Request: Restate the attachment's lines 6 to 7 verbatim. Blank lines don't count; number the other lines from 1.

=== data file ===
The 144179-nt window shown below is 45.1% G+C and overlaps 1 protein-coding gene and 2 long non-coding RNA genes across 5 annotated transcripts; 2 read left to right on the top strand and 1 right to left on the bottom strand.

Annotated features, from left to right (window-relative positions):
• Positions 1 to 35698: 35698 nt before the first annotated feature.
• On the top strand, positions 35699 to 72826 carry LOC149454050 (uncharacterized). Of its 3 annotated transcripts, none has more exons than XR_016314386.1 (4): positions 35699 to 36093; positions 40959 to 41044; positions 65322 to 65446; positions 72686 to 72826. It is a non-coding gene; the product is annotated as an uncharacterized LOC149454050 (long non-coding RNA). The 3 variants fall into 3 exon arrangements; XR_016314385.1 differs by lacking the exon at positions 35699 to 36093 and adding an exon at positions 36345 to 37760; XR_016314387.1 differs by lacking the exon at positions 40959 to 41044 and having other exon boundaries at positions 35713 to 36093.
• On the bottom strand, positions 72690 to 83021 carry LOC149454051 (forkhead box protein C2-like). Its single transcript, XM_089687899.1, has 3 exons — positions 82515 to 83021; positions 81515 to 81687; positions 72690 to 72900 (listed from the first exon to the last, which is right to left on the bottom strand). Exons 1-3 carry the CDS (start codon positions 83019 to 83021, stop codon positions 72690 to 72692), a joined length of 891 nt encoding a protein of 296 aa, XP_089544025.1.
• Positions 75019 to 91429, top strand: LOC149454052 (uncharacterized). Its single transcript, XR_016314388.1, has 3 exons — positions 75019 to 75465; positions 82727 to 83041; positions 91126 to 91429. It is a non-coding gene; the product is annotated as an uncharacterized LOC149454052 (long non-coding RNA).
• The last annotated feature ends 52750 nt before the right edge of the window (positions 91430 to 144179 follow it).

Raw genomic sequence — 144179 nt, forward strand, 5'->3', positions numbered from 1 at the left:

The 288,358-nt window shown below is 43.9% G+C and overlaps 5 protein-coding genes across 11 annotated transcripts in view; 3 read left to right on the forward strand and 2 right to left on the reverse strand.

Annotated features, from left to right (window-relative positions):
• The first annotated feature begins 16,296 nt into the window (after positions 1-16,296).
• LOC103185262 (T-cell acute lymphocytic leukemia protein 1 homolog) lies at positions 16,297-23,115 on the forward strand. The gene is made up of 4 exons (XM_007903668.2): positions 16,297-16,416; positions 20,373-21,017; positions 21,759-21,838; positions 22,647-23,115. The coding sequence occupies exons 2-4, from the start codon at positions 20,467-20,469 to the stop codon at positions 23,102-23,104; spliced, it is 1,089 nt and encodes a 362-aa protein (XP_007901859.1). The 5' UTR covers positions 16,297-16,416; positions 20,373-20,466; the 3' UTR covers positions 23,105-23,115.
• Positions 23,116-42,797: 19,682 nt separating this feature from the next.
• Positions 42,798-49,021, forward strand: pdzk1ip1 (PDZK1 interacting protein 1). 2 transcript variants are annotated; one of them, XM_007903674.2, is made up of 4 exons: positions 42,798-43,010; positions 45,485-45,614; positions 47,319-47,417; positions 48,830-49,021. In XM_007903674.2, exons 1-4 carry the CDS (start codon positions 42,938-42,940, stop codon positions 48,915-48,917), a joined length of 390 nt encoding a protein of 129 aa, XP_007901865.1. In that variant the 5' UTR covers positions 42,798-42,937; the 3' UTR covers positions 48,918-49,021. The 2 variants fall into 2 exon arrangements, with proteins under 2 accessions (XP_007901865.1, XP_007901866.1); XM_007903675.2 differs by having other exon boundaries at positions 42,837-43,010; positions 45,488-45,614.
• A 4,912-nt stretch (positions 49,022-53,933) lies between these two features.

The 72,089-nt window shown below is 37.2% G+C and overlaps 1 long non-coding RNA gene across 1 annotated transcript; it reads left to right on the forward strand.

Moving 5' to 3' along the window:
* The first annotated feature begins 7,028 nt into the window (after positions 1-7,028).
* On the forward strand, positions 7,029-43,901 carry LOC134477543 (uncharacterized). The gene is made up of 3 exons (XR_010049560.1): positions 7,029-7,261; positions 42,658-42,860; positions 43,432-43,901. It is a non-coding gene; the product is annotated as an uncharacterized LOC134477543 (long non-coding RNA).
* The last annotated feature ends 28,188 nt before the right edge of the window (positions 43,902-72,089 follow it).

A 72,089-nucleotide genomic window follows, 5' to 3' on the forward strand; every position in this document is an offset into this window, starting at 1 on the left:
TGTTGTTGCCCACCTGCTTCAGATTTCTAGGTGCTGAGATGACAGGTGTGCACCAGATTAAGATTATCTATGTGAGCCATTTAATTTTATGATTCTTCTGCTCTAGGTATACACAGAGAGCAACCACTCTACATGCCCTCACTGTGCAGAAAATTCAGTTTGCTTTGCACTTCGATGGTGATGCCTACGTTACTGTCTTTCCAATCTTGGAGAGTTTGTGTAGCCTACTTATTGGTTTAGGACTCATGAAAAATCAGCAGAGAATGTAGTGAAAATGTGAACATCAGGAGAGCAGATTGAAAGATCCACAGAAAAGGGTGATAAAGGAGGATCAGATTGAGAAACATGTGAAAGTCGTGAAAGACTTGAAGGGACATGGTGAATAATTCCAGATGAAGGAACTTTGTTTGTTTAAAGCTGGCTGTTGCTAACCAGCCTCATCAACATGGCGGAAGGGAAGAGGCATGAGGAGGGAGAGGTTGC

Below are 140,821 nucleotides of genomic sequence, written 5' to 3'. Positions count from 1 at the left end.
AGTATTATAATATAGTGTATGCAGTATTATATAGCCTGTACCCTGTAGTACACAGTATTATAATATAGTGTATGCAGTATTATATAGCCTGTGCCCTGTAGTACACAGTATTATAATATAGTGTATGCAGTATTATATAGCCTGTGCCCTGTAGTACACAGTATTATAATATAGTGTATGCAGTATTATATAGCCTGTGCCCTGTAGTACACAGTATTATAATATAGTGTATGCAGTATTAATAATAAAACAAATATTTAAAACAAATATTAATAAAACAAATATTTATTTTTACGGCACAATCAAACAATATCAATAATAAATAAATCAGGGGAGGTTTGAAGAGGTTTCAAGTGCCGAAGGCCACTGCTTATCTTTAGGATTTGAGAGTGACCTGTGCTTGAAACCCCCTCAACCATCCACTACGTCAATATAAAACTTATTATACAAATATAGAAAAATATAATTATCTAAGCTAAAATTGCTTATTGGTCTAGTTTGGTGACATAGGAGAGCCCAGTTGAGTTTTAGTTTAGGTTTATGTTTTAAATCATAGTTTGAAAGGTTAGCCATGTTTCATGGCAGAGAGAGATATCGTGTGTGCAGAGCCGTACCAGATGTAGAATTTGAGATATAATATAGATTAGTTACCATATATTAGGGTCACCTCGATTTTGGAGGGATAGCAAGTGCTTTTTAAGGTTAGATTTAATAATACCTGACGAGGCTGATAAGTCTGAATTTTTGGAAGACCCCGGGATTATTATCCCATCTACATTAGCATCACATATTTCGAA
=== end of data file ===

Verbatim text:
• Positions 75019 to 91429, top strand: LOC149454052 (uncharacterized). Its single transcript, XR_016314388.1, has 3 exons — positions 75019 to 75465; positions 82727 to 83041; positions 91126 to 91429. It is a non-coding gene; the product is annotated as an uncharacterized LOC149454052 (long non-coding RNA).
• The last annotated feature ends 52750 nt before the right edge of the window (positions 91430 to 144179 follow it).